One vital element needed to enjoy any piece of storytelling – whether in a book, a play or a film – is the ability to suspend disbelief.
This does not mean every event portrayed should be strictly realistic, complying with all laws of physics and with characters acting and responding in entirely realistic ways. Striving after realism for realism’s sake is nearly always a trap.
The late great director David Lean said that films ought to be feel like dreams, even when dealing with historic subject matter (such as TE Lawrence’s military exploits in North Africa). Just because Lean was dealing with events that really took place did not mean he could not lavish the subject with all the cinematic embellishment at his command. A Lawrence of Arabia steeped in gritty realism would be a dull beast indeed, but it does strictly adheres to its own internal logic, with all the majesty, poetry and occasional satire inherent in Robert Bold’s superb, spare screenplay.
Internal logic is the key. Any story in any genre must stick to its own internal logic, not violating the laws of its own universe. Suspension of disbelief is easy when watching Star Wars, because the rules of a galaxy far, far away are rigidly obeyed. Complaining that the space battles don’t obey the laws of physics (audible explosions in space and so on) would be churlish idiocy. Frankly I pity anyone who can’t enjoy the film for that reason.
The question for writers is how far can credibility be stretched before it breaks? Truth is often stranger than fiction, which is why films like Lawrence of Arabia are able to get away with quite a bit that would feel unbelievable if the film were not based on fact. Other good examples of this principle include Clint Eastwood’s film Changeling, Touching the Void and 127 Hours. If it wasn’t true, we wouldn’t believe it.
Conversely, an action film has a very difficult balancing act. Stretch credibility too far and suspension of disbelief vanishes, along with any emotional investment in the characters.
Consider the original Die Hard. What makes that film an action classic is the way the audience senses the John McClane character could go under at any minute. Bruce Willis was not a huge star when he made the film and did not have the action movie baggage he now has, which meant audiences did not view him as another Schwarzenegger. McClane is trapped inside a high-rise building playing cat and mouse with extremely tough and well organised terrorist thieves. This incidentally is something he does in bare feet throughout (at one wince-inducing point, over broken glass). The many thrilling action scenes take place just on the right side of suspension of disbelief (for me – the one brief exception being when he falls down the lift shaft and manages to grab onto a ventilation shaft by his fingertips).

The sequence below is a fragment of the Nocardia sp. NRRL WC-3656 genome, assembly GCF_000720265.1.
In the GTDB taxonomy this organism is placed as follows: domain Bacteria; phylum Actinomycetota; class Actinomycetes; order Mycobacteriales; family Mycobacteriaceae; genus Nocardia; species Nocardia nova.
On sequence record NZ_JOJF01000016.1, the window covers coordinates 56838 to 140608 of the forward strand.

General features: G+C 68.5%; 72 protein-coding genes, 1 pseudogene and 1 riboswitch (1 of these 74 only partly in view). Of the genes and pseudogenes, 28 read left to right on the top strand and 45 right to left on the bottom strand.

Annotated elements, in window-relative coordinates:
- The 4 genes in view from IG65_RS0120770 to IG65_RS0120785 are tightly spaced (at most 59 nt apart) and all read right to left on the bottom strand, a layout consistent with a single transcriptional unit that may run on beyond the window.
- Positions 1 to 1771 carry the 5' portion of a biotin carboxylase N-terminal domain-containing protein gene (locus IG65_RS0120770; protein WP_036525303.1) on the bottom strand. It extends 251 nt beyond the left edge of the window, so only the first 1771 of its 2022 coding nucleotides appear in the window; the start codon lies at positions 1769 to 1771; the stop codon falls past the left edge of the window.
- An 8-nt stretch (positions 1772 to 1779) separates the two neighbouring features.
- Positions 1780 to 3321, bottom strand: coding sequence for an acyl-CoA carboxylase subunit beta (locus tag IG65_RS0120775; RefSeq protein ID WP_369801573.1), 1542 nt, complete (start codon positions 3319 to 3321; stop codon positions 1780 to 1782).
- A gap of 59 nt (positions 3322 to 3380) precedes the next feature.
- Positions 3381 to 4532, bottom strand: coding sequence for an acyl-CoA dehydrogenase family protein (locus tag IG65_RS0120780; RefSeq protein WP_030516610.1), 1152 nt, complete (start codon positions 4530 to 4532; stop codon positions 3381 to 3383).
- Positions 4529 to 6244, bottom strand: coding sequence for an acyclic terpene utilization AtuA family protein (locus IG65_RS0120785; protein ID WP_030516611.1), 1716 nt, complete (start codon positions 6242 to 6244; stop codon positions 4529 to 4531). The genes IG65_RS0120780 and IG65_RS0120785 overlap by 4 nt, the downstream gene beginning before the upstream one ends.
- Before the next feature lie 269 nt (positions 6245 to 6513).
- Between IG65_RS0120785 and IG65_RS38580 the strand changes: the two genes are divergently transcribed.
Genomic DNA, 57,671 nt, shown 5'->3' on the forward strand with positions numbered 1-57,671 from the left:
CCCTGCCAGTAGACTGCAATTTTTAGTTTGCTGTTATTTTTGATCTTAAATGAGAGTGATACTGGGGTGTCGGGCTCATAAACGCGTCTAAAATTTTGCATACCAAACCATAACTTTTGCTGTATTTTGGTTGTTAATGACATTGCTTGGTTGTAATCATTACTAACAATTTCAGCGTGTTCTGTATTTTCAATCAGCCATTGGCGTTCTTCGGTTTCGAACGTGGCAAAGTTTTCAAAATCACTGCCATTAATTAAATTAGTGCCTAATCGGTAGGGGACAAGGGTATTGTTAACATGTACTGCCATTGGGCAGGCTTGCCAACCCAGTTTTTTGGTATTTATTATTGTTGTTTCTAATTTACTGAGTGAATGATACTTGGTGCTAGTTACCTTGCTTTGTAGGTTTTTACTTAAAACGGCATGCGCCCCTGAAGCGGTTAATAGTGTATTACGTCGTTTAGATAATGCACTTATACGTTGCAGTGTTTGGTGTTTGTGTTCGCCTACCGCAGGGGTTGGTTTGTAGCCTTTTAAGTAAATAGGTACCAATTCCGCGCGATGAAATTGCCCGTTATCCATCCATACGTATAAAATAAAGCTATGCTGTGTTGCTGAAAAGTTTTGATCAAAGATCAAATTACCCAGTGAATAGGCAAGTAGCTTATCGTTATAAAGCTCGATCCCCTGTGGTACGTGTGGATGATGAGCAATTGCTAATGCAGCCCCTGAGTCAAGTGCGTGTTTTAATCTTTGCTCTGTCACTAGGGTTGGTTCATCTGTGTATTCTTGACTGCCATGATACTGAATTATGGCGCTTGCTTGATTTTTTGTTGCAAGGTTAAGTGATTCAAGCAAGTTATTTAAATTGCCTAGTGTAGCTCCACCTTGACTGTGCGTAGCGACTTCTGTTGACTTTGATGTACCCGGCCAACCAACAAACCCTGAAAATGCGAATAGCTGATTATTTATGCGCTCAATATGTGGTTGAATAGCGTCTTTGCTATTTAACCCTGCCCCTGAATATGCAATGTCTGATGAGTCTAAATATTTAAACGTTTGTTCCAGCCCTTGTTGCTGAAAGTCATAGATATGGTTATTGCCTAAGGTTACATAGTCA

Compare that with the sixth Fast and Furious movie. That has spectacular stunts, unquestionably. But they are so ludicrous (and CGI enhanced) that it is simply impossible to buy into anything that happens, much less care about any of the characters. This is particularly true in the finale, as a plane is chased on a runway at great length. Whilst watching the film, someone actually calculated that considering the running time of the sequence and average speeds of the vehicles involved, that runway would have been about twenty four miles long! If that is what you’re thinking about when watching a film like this, then suspension of disbelief has well and truly gone out of the window.
Another problem that can ruin suspension of disbelief is when a scenario inappropriate to the genre is introduced into the story. For instance, during the second series of the otherwise excellent sports drama Friday Night Lights, a wildly misjudged stalker subplot is introduced. Not only does said subplot feel as if it has been crowbarred in from film noir, the persons involved behave in a manner that is completely out of character. All subsequent anguish and emotional complications fail to hit home, because the scenario is so utterly ludicrous.
I have used films and television to illustrate my point here, but the principle applies across all storytelling mediums. Although it can be difficult to pull off, suspension of disbelief is vital to telling a good story. The last thing any writer wants to hear is that the reader/viewer, say, didn’t think the love story was plausible, or that the action scenes were so ridiculous that emotional involvement was lost.
I’ve had that said of my own writing a few times, prior to rewrites of course. As Robert McKee says, never add vanity to folly by exhibiting your failures.